An Analysis of Soyinka's "Hamlet"

(Debbie Herz '92, English 32, 1990)

Soyinka's poem, "Hamlet," demonstrates the Shakespearean influence which Soyinka wrote about twelve years later in his laudatory essay, "Shakespeare and the Living Dramatist" (1983). Soyinka borrows Shakespeare's themes and techniques in "Hamlet," because he saw Hamlet as an archetype.

Soyinka's adoption of the archetype theme refers to Carl Jung's school of analytic psychology. Jung believed in the collective unconscious of man which consists of archetypes of "primordial images." Jung thought that one's persona exists only as a facade masking archetypal foundations of man with the false trappings of the individual. By confronting and recognizing these archetypes, the individual could remove the facade of his persona hence leading to a reintegration with the collective unconscious by a process called individuation ("Soyinka's Use of Archetypes," CD, Int).

Soyinka's use of Hamlet as an archetype suggests that he saw himself as a partial inheritor of Hamlet's undesirable qualities. Therefore, one cannot simply dismiss his criticism of Hamlet's inaction as suggesting utter contrast with himself. Admittedly, Soyinka's poem centers on Hamlet as a creator of his own suffering. The Nigerian poet criticizes the fact the "'salt in the wound' was what spurred Hamlet on to carry out his duty and fulfill his promise to his father" ("An Analysis of Hamlet," Kelley Wilson). Soyinka, indeed says that Hamlet's failure to act only aggravated the situation: "his mind's unease/ Bred indulgence to the state's disease" ("Hamlet," 3-4).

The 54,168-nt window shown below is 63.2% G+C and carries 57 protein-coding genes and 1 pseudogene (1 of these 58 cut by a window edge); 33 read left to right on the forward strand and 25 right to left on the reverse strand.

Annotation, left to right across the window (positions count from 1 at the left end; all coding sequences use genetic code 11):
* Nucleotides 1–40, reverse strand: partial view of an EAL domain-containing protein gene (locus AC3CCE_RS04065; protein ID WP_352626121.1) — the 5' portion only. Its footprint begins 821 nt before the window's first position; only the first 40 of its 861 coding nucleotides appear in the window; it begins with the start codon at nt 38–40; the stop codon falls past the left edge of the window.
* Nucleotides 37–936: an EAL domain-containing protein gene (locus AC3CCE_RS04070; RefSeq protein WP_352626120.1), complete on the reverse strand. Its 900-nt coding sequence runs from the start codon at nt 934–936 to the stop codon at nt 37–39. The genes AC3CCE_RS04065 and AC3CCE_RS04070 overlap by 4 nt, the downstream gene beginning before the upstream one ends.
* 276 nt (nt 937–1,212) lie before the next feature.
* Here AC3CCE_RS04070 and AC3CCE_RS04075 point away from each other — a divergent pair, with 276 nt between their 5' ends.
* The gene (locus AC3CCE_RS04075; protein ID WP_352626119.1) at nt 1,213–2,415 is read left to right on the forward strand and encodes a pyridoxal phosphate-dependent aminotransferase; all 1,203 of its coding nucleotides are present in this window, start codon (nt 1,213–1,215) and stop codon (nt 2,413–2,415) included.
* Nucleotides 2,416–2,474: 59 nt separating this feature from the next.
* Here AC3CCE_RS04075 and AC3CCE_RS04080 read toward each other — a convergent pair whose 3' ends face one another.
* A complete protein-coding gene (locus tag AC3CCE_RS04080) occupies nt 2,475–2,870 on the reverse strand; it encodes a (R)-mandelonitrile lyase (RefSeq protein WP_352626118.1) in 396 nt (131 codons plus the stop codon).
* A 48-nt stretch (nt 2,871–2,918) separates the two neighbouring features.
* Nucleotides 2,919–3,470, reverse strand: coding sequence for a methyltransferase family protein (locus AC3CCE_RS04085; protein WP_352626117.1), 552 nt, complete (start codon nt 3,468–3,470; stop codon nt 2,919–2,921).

Nonetheless, Soyinka evokes pity for the prince, whose earth is "disembowelled by the ghost of his father ("Hamlet," 5). Although some would argue that "Soyinka believes Hamlet did not live up to the duty a son has to his father" (Wilson, Int.), Soyinka still seems to create pathos for the prince. Perhaps Hamlet's undesirable qualities are prototypical of human nature; Soyinka' s use of him as an archetype suggest his own identification with his qualities.

Whereas Soyinka disdains Hamlet's indecision and lack of passion, he shows great regard for the influence of Shakespeare in the techniques of his poem. Shakespeare, among other sixteenth-century poets, pioneered his own version of the sonnet. His form consists of fourteen lines of rhyming couplets in an a-b-a-b, c-d-c-d, e-f-e-f, g-g pattern. In "Hamlet," Soyinka adopts certain aspects of Shakespeare's techniques while discarding others. While he builds his poem on a basic fourteen-line sonnet structure, he changes his rhyme scheme to an unorthodox a-a-b-b, c-c-d-d, e-f-g-g-f-e form. The fact that Soyinka adopts, and yet amends, the sonnet recipe demonstrates a definite, although not encompassing, Shakespearean influence. The fact that Soyinka wrote in sonnet form, coupled with his naming Hamlet a Jungian archetype of himself, suggests that Soyinka identified with Shakespeare's character.

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